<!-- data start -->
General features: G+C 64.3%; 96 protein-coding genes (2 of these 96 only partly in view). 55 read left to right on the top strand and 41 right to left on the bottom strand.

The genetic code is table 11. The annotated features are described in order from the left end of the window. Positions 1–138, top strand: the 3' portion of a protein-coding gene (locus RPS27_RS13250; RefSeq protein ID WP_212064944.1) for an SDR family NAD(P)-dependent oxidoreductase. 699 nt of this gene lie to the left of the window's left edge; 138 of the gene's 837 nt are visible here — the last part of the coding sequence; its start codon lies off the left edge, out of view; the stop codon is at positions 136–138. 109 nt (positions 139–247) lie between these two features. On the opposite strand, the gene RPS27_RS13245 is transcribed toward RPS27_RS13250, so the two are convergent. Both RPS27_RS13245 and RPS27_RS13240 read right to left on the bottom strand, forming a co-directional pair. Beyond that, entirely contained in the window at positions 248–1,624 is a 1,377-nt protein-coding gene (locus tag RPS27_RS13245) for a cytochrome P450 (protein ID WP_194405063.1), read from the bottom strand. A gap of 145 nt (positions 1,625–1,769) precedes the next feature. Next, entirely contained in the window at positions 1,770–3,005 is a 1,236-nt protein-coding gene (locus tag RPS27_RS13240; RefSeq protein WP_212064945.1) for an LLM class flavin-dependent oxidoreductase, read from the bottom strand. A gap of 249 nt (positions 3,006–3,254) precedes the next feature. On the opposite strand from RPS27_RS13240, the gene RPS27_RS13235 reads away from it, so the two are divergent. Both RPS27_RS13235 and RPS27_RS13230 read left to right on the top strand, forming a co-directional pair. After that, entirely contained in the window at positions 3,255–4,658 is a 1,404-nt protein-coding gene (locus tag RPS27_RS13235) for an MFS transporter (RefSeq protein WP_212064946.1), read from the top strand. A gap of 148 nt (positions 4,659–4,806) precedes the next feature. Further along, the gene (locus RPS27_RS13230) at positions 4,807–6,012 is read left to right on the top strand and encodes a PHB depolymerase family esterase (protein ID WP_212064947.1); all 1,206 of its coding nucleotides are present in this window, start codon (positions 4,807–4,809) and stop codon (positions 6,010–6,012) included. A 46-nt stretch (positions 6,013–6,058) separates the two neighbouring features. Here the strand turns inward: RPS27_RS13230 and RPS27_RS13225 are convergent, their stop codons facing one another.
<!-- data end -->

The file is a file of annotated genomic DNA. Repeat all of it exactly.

General features: G+C 64.3%; 96 protein-coding genes (2 of these 96 only partly in view). 55 read left to right on the top strand and 41 right to left on the bottom strand.

The genetic code is table 11. The annotated features are described in order from the left end of the window. Positions 1–138, top strand: the 3' portion of a protein-coding gene (locus RPS27_RS13250; RefSeq protein ID WP_212064944.1) for an SDR family NAD(P)-dependent oxidoreductase. 699 nt of this gene lie to the left of the window's left edge; 138 of the gene's 837 nt are visible here — the last part of the coding sequence; its start codon lies off the left edge, out of view; the stop codon is at positions 136–138. 109 nt (positions 139–247) lie between these two features. On the opposite strand, the gene RPS27_RS13245 is transcribed toward RPS27_RS13250, so the two are convergent. Both RPS27_RS13245 and RPS27_RS13240 read right to left on the bottom strand, forming a co-directional pair. Beyond that, entirely contained in the window at positions 248–1,624 is a 1,377-nt protein-coding gene (locus tag RPS27_RS13245) for a cytochrome P450 (protein ID WP_194405063.1), read from the bottom strand. A gap of 145 nt (positions 1,625–1,769) precedes the next feature. Next, entirely contained in the window at positions 1,770–3,005 is a 1,236-nt protein-coding gene (locus tag RPS27_RS13240; RefSeq protein WP_212064945.1) for an LLM class flavin-dependent oxidoreductase, read from the bottom strand. A gap of 249 nt (positions 3,006–3,254) precedes the next feature. On the opposite strand from RPS27_RS13240, the gene RPS27_RS13235 reads away from it, so the two are divergent. Both RPS27_RS13235 and RPS27_RS13230 read left to right on the top strand, forming a co-directional pair. After that, entirely contained in the window at positions 3,255–4,658 is a 1,404-nt protein-coding gene (locus tag RPS27_RS13235) for an MFS transporter (RefSeq protein WP_212064946.1), read from the top strand. A gap of 148 nt (positions 4,659–4,806) precedes the next feature. Further along, the gene (locus RPS27_RS13230) at positions 4,807–6,012 is read left to right on the top strand and encodes a PHB depolymerase family esterase (protein ID WP_212064947.1); all 1,206 of its coding nucleotides are present in this window, start codon (positions 4,807–4,809) and stop codon (positions 6,010–6,012) included. A 46-nt stretch (positions 6,013–6,058) separates the two neighbouring features. Here the strand turns inward: RPS27_RS13230 and RPS27_RS13225 are convergent, their stop codons facing one another.